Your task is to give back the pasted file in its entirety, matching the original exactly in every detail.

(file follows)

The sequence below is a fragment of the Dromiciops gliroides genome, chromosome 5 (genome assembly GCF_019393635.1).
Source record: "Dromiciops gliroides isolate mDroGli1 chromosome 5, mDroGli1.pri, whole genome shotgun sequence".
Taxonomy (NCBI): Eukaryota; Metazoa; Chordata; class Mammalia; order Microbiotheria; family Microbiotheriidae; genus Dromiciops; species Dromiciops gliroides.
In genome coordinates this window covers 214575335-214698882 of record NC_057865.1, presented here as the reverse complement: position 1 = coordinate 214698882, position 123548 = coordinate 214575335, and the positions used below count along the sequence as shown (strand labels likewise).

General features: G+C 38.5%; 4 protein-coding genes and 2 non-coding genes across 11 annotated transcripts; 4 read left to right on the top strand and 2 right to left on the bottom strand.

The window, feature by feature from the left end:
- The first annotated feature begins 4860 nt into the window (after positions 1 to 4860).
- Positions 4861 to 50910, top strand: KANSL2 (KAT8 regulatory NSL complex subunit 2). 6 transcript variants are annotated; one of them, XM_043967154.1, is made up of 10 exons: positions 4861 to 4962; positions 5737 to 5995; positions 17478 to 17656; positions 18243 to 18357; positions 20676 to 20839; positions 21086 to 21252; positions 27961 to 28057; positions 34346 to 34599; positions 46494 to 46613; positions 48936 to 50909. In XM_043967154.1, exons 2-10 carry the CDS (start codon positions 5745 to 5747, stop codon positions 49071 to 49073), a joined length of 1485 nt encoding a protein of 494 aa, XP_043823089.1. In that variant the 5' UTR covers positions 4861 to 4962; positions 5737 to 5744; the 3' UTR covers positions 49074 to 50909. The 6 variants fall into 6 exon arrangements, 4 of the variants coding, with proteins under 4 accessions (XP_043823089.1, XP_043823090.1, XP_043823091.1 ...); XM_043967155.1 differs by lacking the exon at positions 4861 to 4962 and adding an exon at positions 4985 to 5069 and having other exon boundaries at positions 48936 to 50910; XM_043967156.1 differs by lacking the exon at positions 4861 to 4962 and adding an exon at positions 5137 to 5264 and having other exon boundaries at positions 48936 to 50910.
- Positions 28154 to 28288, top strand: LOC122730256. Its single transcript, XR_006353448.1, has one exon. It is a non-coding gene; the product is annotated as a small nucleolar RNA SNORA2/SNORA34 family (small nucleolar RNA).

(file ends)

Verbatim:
The sequence below is a fragment of the Dromiciops gliroides genome, chromosome 5 (genome assembly GCF_019393635.1).
Source record: "Dromiciops gliroides isolate mDroGli1 chromosome 5, mDroGli1.pri, whole genome shotgun sequence".
Taxonomy (NCBI): Eukaryota; Metazoa; Chordata; class Mammalia; order Microbiotheria; family Microbiotheriidae; genus Dromiciops; species Dromiciops gliroides.
In genome coordinates this window covers 214575335-214698882 of record NC_057865.1, presented here as the reverse complement: position 1 = coordinate 214698882, position 123548 = coordinate 214575335, and the positions used below count along the sequence as shown (strand labels likewise).

General features: G+C 38.5%; 4 protein-coding genes and 2 non-coding genes across 11 annotated transcripts; 4 read left to right on the top strand and 2 right to left on the bottom strand.

The window, feature by feature from the left end:
- The first annotated feature begins 4860 nt into the window (after positions 1 to 4860).
- Positions 4861 to 50910, top strand: KANSL2 (KAT8 regulatory NSL complex subunit 2). 6 transcript variants are annotated; one of them, XM_043967154.1, is made up of 10 exons: positions 4861 to 4962; positions 5737 to 5995; positions 17478 to 17656; positions 18243 to 18357; positions 20676 to 20839; positions 21086 to 21252; positions 27961 to 28057; positions 34346 to 34599; positions 46494 to 46613; positions 48936 to 50909. In XM_043967154.1, exons 2-10 carry the CDS (start codon positions 5745 to 5747, stop codon positions 49071 to 49073), a joined length of 1485 nt encoding a protein of 494 aa, XP_043823089.1. In that variant the 5' UTR covers positions 4861 to 4962; positions 5737 to 5744; the 3' UTR covers positions 49074 to 50909. The 6 variants fall into 6 exon arrangements, 4 of the variants coding, with proteins under 4 accessions (XP_043823089.1, XP_043823090.1, XP_043823091.1 ...); XM_043967155.1 differs by lacking the exon at positions 4861 to 4962 and adding an exon at positions 4985 to 5069 and having other exon boundaries at positions 48936 to 50910; XM_043967156.1 differs by lacking the exon at positions 4861 to 4962 and adding an exon at positions 5137 to 5264 and having other exon boundaries at positions 48936 to 50910.
- Positions 28154 to 28288, top strand: LOC122730256. Its single transcript, XR_006353448.1, has one exon. It is a non-coding gene; the product is annotated as a small nucleolar RNA SNORA2/SNORA34 family (small nucleolar RNA).